CIA Torture Report

Lindsay Moran
Lindsay Moran
Lindsay Moran
Lindsay Moran, born December 18, 1969, is a former clandestine officer for the Central Intelligence Agency, for five years. She is also a freelance writer whose articles have appeared in The New York Times, The Washington Post, and USA Today. | Photo: Archives | Lindsay Moran, Cia, Author, Female, Spy, Novel, Memoir,

My phone has been ringing off the hook

With the release of the CIA torture report, my phone's been ringing off the hook b/c as many of you know I have been a frequent and vocal critic of the "Enhanced Interrogation Technique" program, which I have long maintained is counter to American values; fundamentally inhuman; actually does detriment to our national security; and is ultimately ineffective in obtaining actionable or quality intelligence.

The summary of the Intelligence Committee's report on the program bears out much of this; is pretty damning in its assessment of CIA mismanagement and waste; but not at all surprising to me.

Anyway, I am turning down all interview requests b/c I've been busy reporting an actual segment - a kind of historical perspective of how we got here, starting with the pervasiveness of fear in the country, and panic within the Agency, in the wake of 9/11. The story, my first for America Tonight, will be on this evening at 9 pm. I hope some of you will watch or pass the info along to others.

For those who don't know AJAM has been kicking arse; getting excellent reviews (across the political spectrum); and has won several awards, including an Emmy.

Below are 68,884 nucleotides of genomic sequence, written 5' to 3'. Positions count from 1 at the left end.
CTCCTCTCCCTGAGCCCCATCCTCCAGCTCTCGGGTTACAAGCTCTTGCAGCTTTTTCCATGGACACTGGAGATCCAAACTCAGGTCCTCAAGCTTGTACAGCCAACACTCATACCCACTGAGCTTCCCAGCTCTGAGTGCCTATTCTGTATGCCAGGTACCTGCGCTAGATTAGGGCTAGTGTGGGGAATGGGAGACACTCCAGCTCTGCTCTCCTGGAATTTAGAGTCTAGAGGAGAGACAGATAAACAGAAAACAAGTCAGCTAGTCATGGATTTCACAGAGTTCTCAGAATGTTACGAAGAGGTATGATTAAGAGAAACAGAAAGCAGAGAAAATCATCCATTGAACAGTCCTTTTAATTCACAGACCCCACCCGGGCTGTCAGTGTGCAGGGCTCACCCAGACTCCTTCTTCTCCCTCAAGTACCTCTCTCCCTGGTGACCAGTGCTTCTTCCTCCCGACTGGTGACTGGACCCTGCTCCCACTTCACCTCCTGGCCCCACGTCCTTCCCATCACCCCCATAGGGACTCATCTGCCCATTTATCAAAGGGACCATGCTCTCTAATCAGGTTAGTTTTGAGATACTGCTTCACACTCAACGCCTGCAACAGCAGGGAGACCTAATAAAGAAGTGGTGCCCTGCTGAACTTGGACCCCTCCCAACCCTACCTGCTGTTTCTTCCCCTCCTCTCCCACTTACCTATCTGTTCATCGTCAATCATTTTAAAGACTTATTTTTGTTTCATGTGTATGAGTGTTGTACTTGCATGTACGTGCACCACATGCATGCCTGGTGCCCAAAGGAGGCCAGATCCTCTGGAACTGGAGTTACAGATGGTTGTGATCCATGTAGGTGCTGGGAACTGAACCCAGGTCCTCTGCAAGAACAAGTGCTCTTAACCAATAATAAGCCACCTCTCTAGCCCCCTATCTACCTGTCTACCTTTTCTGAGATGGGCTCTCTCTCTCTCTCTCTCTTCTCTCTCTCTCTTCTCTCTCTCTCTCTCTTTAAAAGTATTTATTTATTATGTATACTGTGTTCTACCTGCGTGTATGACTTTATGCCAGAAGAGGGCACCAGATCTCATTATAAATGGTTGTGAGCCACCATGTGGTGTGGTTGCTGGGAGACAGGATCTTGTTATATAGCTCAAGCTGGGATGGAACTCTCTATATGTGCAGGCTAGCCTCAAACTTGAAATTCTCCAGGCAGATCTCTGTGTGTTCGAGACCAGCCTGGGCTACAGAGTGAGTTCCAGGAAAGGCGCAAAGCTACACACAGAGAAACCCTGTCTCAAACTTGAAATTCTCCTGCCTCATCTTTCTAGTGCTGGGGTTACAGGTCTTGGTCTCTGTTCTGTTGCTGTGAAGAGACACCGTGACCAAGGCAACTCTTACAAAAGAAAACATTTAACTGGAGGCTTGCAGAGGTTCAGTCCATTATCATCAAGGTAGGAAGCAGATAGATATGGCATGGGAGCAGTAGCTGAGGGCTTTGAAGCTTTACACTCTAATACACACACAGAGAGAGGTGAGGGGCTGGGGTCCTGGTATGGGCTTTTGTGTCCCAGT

You can enter your zip code here to find out if you get AJAM.

If you missed it, here is my interview on Stipko Live too.

I did give one interview to AJ-English earlier today - The above photo is a still from my FB page, and a great comment from my friend Kayla.

Thanks all,

Lindsay Moran

The Report:
On April 3, 2014, the Senate Select Committee on Intelligence voted to send the Findings and Conclusions and the Executive Summary of its final Study on the CIA's Detention and Interrogation Program to the President for declassification and subsequent public release.

This action marked the culmination of a monumental effort that officially began with the Committee's decision to initiate the Study in March 2009, but which had its roots in an investigation into the CIA's destruction of videotapes of CIA detainee interrogations that began in December 2007.

The full Committee Study, which totals more than 6,700 pages, remains classified but is now an official Senate report. The full report has been provided to the White House, the CIA, the Department of Justice, the Department of Defense, the Department of State, and the Office of the Director of National Intelligence in the hopes that it will prevent future coercive interrogation practices and inform the management of other covert action programs.

As the Chairman of the Committee since 2009,1 write to offer some additional views, context, and history.

I began my service on the Senate Intelligence Committee in January 2001. I remember testimony that summer from George Tenet, the Director of Central Intelligence, that warned of a possible major terrorist event against the United States, but without specifics on the time, location, or method of attack. On September 11, 2001, the world learned the answers to those questions that had consumed the CIA and other parts of the U.S. Intelligence Community. (More...)

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Updated Jun 19, 2018 3:48 PM UTC | More details


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